Ulster County will receive up to $7.9 million as part of a statewide settlement agreement between Ulster County, Johnson & Johnson and other opioid companies who were found to have played a role in creating the opioid epidemic.
The money will be used to support drug recovery through diversion programs, drug court and efforts to prevent the sale of drugs in the county, says Ulster County District Attorney Dave Clegg.
On Sept. 19, the Field of Dreams hosted the fourth annual Recovery Fest in New Paltz. The festival is a day to honor people’s journeys of recovery from substance use and opioid use disorders, but it’s also a day of fun and support.
Various wellness practitioners provided free samples to therapeutic modalities including: “trauma-informed” yoga, reiki, acupuncture and music therapy. A range of treatment providers offered information on their services, and a few speakers were present to discuss recovery and give inspirational talks. Narcan training was also available.
“Here in Ulster County, we have a network of practitioners working extremely hard, and working together, to aid in that transition back to normalcy for people who have suffered from addictions. There’s a strong commitment to collaboration,” says Phoenix Kawamoto, head of the Office for Community Wellness in New Paltz.
Ulster County’s executive budget dedicated nearly $1 million to opioid use prevention, following a 94% increase in opioid-related fatalities in Ulster County, largely as a result of COVID-19.
The additional settlement funds will be used as part of Ulster County’s effort to fight against the opioid crisis. The first payment is expected in February of 2022 and will continue to receive payments over the course of the next 18 years.
“It is about time that these pharmaceutical companies are held accountable for what they have done,” County Executive Pat Ryan said. “I am going to continue to do everything in my power to seek justice for those who we have lost. Now more than ever it is critical that we do all that we can to ramp up and prioritize combating the opioid epidemic. These settlement funds will go a long way in allowing us to continue to do critical work that will ultimately save lives. I remain committed to making tackling the opioid crisis a top priority of Ulster County.”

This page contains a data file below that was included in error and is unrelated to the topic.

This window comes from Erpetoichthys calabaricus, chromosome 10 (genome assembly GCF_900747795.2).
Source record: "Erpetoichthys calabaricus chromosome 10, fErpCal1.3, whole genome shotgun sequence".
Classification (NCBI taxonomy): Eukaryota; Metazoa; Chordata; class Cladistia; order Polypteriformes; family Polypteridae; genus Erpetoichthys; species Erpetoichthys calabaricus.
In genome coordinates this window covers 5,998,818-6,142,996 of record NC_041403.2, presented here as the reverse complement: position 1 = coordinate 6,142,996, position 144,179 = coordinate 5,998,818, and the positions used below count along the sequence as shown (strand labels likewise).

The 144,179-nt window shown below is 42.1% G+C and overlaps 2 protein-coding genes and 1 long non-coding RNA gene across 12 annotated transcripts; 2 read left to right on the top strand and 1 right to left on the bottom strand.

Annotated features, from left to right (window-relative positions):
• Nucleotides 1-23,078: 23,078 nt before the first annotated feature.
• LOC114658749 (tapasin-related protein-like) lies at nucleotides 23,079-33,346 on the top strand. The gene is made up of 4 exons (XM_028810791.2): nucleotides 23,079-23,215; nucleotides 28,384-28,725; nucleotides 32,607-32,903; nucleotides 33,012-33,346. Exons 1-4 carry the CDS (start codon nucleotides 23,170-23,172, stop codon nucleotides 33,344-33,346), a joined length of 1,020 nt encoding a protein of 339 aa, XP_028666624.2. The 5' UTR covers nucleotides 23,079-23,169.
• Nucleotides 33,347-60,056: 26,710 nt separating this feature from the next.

Fest collaborators included Step One Child and Family Guidance, Inc., which provides family-oriented treatment for chemical dependence at sites in Highland, Ellenville, Lake Katrine and Kingston; and the Ulster Prevention Council, a Kingston-based program of Family Services, Inc. that provides evidence-based substance use prevention workshops in Ulster County schools, agencies and the community.
This year the Center for Disease Control and Prevention announced that opioid-related fatalities reached its highest number ever recorded in over a 12-month span. However, due to the county’s extensive harm reduction efforts and interventions, the overdose fatality rate dropped sharply from 20% in 2018 to 13.5% in 2020.
“It has long been known that the overprescribing of opioid painkillers was at the forefront of causing our current opioid abuse epidemic,” Ulster County Legislator Eve Walter said. “We have been paying for this in our county and country; it is important that the pharmaceutical companies responsible now pay as well.”
One of the big attractions of Recovery Fest, besides the music provided by DJ Jay Smooth, was the 1 p.m. drum circle and a free barbecue. Additionally, the fest has a bounce house, face painting by SUNY New Paltz student volunteers, outdoor games and a sprinkler.
“Ulster County, like so many other communities, has suffered greatly by the actions of Purdue Pharma, among others,” Ulster County Legislator Craig Lopez said. “I am thankful that the county has taken this public health crisis seriously and made real progress in getting Ulster County families the help they need. These settlement dollars will go a long way in helping us increase those services, improve delivery and intensify outreach to individuals struggling with substance use disorder. I, and the members of the Public Health and Social Services Committee are committed to working with County Executive Ryan to ensure these dollars are well spent.”